Monday, January 25, 2016

Living Christian in a Gay World, part 3 - Living Out the Gospel

Part 3 – Living Out the Gospel
Luke 4:14-19

Introduction
            This is the third of four messages on homosexuality.  All the previous messages for this series are posted here on my blog.  You can look at previous posts if you missed a message or if you would like to share it with someone else.  It has been very challenging to preach this series, because it’s a very sensitive subject for many people.  My sincerest hope is to speak the Truth in Love.
            My message last week was especially difficult for some to hear because it points out the ways the Bible clearly marks the practice of homosexuality as a sin.  The Gospel (or Good News) of Jesus is sometimes hard to hear.  However, never forget that it is indeed Good News.
            The goal of my message today is to explain how Christians should live out the Gospel in a world with mixed up views about homosexuality.  Let’s start by reading Jesus’ calling to bring Good News to all humanity.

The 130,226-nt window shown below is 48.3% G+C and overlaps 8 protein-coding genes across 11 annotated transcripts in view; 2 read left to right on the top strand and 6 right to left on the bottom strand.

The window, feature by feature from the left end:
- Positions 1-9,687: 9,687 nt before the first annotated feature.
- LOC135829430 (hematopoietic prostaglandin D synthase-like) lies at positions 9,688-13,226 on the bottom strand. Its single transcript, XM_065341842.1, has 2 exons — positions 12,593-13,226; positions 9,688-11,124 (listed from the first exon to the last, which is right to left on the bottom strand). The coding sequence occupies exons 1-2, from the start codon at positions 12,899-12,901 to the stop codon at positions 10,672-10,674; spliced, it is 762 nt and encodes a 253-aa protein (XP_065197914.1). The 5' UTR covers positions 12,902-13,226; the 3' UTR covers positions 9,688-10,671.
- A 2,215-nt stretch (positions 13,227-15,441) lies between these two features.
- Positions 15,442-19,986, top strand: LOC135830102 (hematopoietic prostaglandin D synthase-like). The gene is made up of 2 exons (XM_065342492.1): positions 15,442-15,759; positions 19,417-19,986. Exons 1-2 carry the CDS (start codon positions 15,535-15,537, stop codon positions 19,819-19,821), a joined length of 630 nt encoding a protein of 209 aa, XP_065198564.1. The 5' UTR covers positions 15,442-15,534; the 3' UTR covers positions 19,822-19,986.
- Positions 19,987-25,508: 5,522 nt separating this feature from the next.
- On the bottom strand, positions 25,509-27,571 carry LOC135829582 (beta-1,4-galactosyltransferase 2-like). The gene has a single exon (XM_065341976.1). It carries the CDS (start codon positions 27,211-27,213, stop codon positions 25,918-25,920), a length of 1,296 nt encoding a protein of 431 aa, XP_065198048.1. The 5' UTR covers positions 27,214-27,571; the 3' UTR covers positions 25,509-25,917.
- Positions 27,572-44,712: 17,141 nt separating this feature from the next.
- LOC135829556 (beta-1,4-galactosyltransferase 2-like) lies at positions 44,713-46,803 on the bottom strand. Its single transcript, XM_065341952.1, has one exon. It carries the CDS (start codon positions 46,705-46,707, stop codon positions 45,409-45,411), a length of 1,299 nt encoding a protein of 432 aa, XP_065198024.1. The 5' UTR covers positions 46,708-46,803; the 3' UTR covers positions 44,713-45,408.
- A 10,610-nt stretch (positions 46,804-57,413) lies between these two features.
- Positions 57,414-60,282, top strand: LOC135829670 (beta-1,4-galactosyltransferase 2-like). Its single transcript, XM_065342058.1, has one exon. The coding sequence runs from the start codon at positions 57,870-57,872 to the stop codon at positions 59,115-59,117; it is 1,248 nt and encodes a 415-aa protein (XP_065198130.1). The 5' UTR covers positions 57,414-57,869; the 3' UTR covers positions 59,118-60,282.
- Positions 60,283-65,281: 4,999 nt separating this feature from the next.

Luke 4:14-19
14 Then Jesus returned to Galilee, filled with the Holy Spirit’s power. Reports about him spread quickly through the whole region. 15 He taught regularly in their synagogues and was praised by everyone. 

16 When he came to the village of Nazareth, his boyhood home, he went as usual to the synagogue on the Sabbath and stood up to read the Scriptures. 17 The scroll of Isaiah the prophet was handed to him. He unrolled the scroll and found the place where this was written:

18 “The Spirit of the Lord is upon me,
    for he has anointed me to bring Good News to the poor.
He has sent me to proclaim that captives will be released,